Reduce, Reuse, Refashion

The start of summer is always exciting until you feel like you have nothing to do. Several summers ago, to stop my complaints of boredom, my mom encouraged me to learn how to sew and turn my outgrown jeans into a purse. I took on the challenge and made something that more closely resembled a sack, but a seed was planted and a hobby created. I spent the rest of the summer watching YouTube videos on how to cut up old shirts into necklaces and leaving a trail of fabric.

The emergence of an eco-friendly fashion industry that uses organic or recycled materials and doesn’t involve harmful chemicals is great and definitely something to cheer about. But for those who can’t afford to buy the occasionally overpriced products of that market or don’t want to, Do It Yourself fashion is the way to go. I realized only later on what a great thing “refashioning” was for the environment, but when you think about it, it makes so much sense. You’re keeping old clothes out of landfills while saving energy that could be used to make new ones.

Rather than heading to the mall for your next fashion find, repurpose rarely-worn clothes from your closet and turn it into something stylish you can be proud to wear. With a DIY spirit, not only can you find uses for otherwise untouched possessions, you can also join the battle against wasteful and materialistic behavior.

Websites like PS–I Made This, the YouTube channel ThreadBanger, and the book Generation T: 108 Ways to Transform a T-shirt are a great place to start. They offer many remarkable ways to bring out your crafty side even if you don’t sew or know where to begin. Next time you see something eye-catching way out of your price range, you might even be inspired to make it yourself.

Battling the Cold on Your Bike

Winter is coming. Your clean commute is looking more and more menacing. Soon you will face a tough decision: to push on with your clean commute, suffering through the cold in the name of walking, cycling, or jogging – OR – to give up. To let the elements win, and abandon your environmental quest to keep our air clean, just for the sake of warmth and ease. Winter is coming, and you have a decision to make.

I know, you are a resilient group of tree-huggers who would never give up your hard-won (and air-friendly) clean commutes. However, in case surrendering to the elements has crossed your mind, we’ve packed some reinforcements.

It’s not that serious.

All drama aside, biking in winter is hard. As a matter of fact, doing pretty much anything outdoors in winter is hard. But pedaling uphill, into the wind on a particularly brisk day can be enough to make even the toughest clean commuter call it quits. So we at OnAir have put together a few tips to keep your body warm and your commitment strong enough to last through the winter.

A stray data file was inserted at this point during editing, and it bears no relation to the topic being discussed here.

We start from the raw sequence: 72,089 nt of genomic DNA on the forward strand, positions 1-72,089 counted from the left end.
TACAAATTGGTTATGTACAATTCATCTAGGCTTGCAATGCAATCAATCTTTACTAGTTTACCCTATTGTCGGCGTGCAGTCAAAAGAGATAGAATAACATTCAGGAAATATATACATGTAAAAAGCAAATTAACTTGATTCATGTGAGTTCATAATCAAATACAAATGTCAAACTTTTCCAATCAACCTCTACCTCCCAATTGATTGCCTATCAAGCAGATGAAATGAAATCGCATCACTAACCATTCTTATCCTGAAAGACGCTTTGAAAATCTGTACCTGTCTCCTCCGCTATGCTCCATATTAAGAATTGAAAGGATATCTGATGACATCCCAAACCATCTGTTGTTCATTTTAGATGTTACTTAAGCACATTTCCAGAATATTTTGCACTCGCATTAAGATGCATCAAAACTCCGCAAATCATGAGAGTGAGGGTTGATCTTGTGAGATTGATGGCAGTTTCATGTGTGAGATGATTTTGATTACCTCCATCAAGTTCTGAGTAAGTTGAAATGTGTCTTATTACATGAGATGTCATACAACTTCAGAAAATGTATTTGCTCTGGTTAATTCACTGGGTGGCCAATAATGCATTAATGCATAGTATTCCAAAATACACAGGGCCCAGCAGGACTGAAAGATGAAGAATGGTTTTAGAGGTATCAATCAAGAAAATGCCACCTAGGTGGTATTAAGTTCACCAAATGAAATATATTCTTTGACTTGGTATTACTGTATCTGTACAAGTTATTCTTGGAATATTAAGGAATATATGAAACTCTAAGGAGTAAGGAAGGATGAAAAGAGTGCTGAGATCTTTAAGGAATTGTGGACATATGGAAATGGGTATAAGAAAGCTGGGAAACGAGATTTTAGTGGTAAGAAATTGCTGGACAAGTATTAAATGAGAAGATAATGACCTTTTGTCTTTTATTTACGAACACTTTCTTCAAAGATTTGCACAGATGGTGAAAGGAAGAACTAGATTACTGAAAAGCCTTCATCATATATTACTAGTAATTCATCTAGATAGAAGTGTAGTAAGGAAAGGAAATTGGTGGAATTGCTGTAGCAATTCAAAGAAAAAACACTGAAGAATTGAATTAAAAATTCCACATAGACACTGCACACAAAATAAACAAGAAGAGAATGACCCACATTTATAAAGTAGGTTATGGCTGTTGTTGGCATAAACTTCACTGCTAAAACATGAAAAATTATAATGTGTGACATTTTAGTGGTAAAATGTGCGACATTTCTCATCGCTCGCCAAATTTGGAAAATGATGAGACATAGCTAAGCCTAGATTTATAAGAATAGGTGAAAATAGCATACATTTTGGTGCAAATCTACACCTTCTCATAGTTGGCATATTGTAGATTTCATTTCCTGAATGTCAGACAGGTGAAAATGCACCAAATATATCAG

First off, you need a good, warm wind-stopping jacket. Personally, I recommend the Mountain Hardwear Alchemy Jacket. This thing is the bomb. It’s light-weight, super warm, and most importantly it pushes away wind harder than the prom queen rejects the captain of the chess club. It’s a bit pricey, though, so check out some of the other Mountain Hardwear coats with the same basic functions.

All that toasty warmth won’t mean squat, though, if you can’t feel your fingers after 5 minutes. That’s why you need gloves. No, not “tough-guy biker” gloves, but some biking gloves that are actually useful (and fashionable). For that, I suggest these awesome Novara Stratos bike gloves. They not only will help you train your Star Trek “live long and prosper” sign, but they’ll keep your hands pretty toasty. They’ve got a padded palm for grip and cushioning against those pesky Atlanta potholes, and even have fleece thumb pads for wiping of sweat (or more likely snot…gross.)

Wearing your best short-shorts in the middle of January is probably your best bet to get pneumonia. So while you may want to show off those dynamite legs you’ve developed from biking everywhere, it’s probably best to keep them covered when it’s cold. Some simple running tights will do the trick. But if your legs are easily chilly, or you’ve got some extra cash, I highly recommend the Columbia Midweight Tights with Omniheat. They are lightweight and super warm, not to mention contour tightly to your legs so you can still show off your killer muscles.

If pants aren’t your thing, and you really need to show some skin, you could always give DZ Nuts leg cream a try. It keeps your legs warm for hours, and keeps you lookin’ good too.

Keeping your face warm is important too. For this, facial hair is awesome. Now I know how hard you worked to grow it out for Movember, but sometimes that’s just not enough. So if you can’t grow a beard for any reason (ladies?), you can still have something cool to keep your face warm. The Beard Cap – it keeps your head and your face warm at the same time. It’s probably the only beard that you can put on and off whenever you want.

But let’s be real, folks. We live in Georgia where the weather never really gets that cold. So you really don’t need all of this fancy stuff. Yes, it keeps you super toasty, and looking good, but the same outcome can be achieved without making big purchases. Just make sure to dress appropriately and in layers when it gets really cold. You can always add your own flair to your riding outfit. Just find something that reflects your style and keeps you warm simultaneously.